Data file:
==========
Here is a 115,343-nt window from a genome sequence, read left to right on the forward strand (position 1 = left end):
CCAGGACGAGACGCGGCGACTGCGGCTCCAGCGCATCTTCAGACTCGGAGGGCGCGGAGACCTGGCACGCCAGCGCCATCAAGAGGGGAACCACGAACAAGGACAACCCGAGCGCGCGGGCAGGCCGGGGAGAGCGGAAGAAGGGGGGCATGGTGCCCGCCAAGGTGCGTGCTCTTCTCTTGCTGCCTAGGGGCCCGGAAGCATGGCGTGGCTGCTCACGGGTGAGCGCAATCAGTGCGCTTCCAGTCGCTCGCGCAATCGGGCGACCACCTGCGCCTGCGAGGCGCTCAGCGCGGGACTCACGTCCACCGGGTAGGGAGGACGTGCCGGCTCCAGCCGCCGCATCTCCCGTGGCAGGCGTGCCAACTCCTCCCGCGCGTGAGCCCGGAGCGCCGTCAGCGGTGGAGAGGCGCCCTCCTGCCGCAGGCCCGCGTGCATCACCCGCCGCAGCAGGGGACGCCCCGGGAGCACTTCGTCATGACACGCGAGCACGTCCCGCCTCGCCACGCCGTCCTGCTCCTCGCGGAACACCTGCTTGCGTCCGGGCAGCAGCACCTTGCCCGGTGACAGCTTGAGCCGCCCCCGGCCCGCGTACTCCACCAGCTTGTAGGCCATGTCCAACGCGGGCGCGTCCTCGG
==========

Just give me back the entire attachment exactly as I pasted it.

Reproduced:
Here is a 115,343-nt window from a genome sequence, read left to right on the forward strand (position 1 = left end):
CCAGGACGAGACGCGGCGACTGCGGCTCCAGCGCATCTTCAGACTCGGAGGGCGCGGAGACCTGGCACGCCAGCGCCATCAAGAGGGGAACCACGAACAAGGACAACCCGAGCGCGCGGGCAGGCCGGGGAGAGCGGAAGAAGGGGGGCATGGTGCCCGCCAAGGTGCGTGCTCTTCTCTTGCTGCCTAGGGGCCCGGAAGCATGGCGTGGCTGCTCACGGGTGAGCGCAATCAGTGCGCTTCCAGTCGCTCGCGCAATCGGGCGACCACCTGCGCCTGCGAGGCGCTCAGCGCGGGACTCACGTCCACCGGGTAGGGAGGACGTGCCGGCTCCAGCCGCCGCATCTCCCGTGGCAGGCGTGCCAACTCCTCCCGCGCGTGAGCCCGGAGCGCCGTCAGCGGTGGAGAGGCGCCCTCCTGCCGCAGGCCCGCGTGCATCACCCGCCGCAGCAGGGGACGCCCCGGGAGCACTTCGTCATGACACGCGAGCACGTCCCGCCTCGCCACGCCGTCCTGCTCCTCGCGGAACACCTGCTTGCGTCCGGGCAGCAGCACCTTGCCCGGTGACAGCTTGAGCCGCCCCCGGCCCGCGTACTCCACCAGCTTGTAGGCCATGTCCAACGCGGGCGCGTCCTCGG